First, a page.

Institute for Justice and Democracy in Haiti

How Duvalierism Persists Despite the Dictator’s Death

This article connects Duvalierism with many issues that are ongoing in Haiti, such as the lack of democratic elections and constant interference by foreign powers. It cites our work on prosecuting Duvalier, Fran Quigley’s book How Human Rights Can Build Haiti, and Haiti’s need for sovereignty.

Part of the article is below. Click HERE for the full text.

The Tyrant Jean-Claude Duvalier Is Dead, but His Legacy Still Lives in UN-Occupied Haiti

Roger Annis, Truthout
October 8, 2014

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Jean-Claude Duvalier, the tyrant who ruled Haiti from 1971 to 1986, has died in Haiti at the age of 63. His death provides a moment for political reflection by the Haitian people, especially in view of the reality that so much of Duvalier’s harsh political legacy remains alive and well in the island country.

A UN Security Council foreign military occupation has entered its 11th year. It serves to bolster much of the authoritarian Duvalier legacy, which has always, at its heart, been about excluding the Haitian people from governing their own country.

“President for Life”

Duvalier was appointed “president for life” in 1971 by his dying father, Francois Duvalier. Known as “Papa Doc” for the medical education he received in his early years, the elder Duvalier muscled his way into power in 1957 and established one of the most ruthless dictatorships the world had ever known. He was 64 when he died.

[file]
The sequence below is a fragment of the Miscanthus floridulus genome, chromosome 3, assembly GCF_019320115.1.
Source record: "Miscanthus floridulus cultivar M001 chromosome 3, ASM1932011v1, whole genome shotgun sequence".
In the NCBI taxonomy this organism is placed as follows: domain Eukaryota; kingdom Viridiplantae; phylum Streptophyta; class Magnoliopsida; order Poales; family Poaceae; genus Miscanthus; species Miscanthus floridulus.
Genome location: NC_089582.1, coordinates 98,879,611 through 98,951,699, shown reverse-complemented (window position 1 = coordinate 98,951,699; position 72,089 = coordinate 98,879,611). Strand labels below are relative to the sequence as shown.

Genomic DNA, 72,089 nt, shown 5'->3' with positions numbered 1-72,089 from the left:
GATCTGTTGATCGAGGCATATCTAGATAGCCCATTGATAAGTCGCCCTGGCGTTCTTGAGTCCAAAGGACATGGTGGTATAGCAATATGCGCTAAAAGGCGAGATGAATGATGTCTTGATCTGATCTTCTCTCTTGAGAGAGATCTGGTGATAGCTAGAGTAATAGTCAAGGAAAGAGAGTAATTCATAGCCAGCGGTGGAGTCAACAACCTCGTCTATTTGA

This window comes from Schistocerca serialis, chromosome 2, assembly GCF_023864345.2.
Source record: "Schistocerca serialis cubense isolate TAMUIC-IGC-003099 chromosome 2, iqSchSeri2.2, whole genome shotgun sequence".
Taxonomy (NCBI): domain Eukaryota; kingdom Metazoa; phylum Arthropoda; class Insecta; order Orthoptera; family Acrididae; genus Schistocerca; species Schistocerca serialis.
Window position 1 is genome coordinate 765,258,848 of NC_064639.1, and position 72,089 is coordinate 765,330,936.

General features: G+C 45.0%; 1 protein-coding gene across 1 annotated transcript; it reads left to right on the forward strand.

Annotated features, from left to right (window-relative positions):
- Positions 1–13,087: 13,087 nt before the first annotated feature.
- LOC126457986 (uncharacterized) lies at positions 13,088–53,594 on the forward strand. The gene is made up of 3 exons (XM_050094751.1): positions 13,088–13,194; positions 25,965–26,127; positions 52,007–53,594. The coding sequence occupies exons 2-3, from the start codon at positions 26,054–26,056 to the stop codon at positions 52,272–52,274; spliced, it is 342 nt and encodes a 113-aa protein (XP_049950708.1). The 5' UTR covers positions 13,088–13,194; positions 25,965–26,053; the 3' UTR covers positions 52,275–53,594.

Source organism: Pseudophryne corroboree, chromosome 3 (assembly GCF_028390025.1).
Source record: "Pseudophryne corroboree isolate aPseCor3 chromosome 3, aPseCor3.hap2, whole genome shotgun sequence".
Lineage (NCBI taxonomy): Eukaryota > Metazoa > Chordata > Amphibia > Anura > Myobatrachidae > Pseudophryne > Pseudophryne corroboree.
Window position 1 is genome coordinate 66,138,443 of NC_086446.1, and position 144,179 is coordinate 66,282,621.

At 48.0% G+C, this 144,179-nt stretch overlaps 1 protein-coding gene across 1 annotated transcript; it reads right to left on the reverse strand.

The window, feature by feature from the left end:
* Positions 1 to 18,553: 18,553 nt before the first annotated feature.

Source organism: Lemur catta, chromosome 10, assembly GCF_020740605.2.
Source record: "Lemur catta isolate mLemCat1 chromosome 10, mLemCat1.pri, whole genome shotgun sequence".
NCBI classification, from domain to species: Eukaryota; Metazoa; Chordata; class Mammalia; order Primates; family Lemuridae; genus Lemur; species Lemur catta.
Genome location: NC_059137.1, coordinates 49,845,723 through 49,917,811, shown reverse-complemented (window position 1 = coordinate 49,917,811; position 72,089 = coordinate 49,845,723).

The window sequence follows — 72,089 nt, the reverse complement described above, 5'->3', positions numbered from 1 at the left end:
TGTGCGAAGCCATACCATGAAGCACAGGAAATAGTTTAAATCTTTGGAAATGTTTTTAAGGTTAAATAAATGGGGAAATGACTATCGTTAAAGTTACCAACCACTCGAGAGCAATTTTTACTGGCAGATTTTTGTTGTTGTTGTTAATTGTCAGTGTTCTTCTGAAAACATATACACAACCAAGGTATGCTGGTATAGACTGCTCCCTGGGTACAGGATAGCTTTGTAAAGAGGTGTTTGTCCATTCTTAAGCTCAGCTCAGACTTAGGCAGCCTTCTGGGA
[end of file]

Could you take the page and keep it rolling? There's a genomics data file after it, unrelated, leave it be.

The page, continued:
Son Duvalier was an upstart playboy with zero qualifications to govern when he began his rule. He was 19 years old. He carried forward his father’s legacy faithfully, becoming known as “Baby Doc.” The pillars of his rule were the same as his father’s, and included the ruthless, secret police called the Tontons Macoutes and their networks of domestic spies, prisons, torture chambers and dumping grounds for the thousands illegally assassinated.

The Duvalier case is documented on the website of one of the leading legal agencies involved, the Boston-based Institute for Justice and Democracy in Haiti (IJDH), and its partner office in Port au Prince, the Bureau des Avocats Internationaux.

Brian Concannon, director of the IJDH, says the prosecution of Duvalier’s crimes should continue. “The case is as much about setting a precedent for protection of human rights as it is about securing a conviction of the man. Duvalier’s death is not a reason to stop the fight for justice for his victims,” he said.

A new book on Haiti has just been published and it is easily the best overview of the political, human rights and social challenges confronting the country in the aftermath of the January 2010 earthquake. It is authored by Fran Quigley, professor at the McKinney School of Law at Indiana University, and is titled, How Human Rights Can Build Haiti.

Quigley writes in the introduction that the pervasive state of poverty in Haiti and the extensive damage caused by the 2010 earthquake could have been avoided if Haiti’s leaders followed the country’s laws and were accountable to the people. What is uniquely important in the book is how it documents the role of the big foreign powers in preventing that course.

For the Haitian people, the struggle against foreign occupation and for national sovereignty is the path that will consign the Duvalier legacy to the dustbin once and for all.

 

Click HERE for the full text.

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Institute for Justice & Democracy In Haiti
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Telephone: (617) 652-0876
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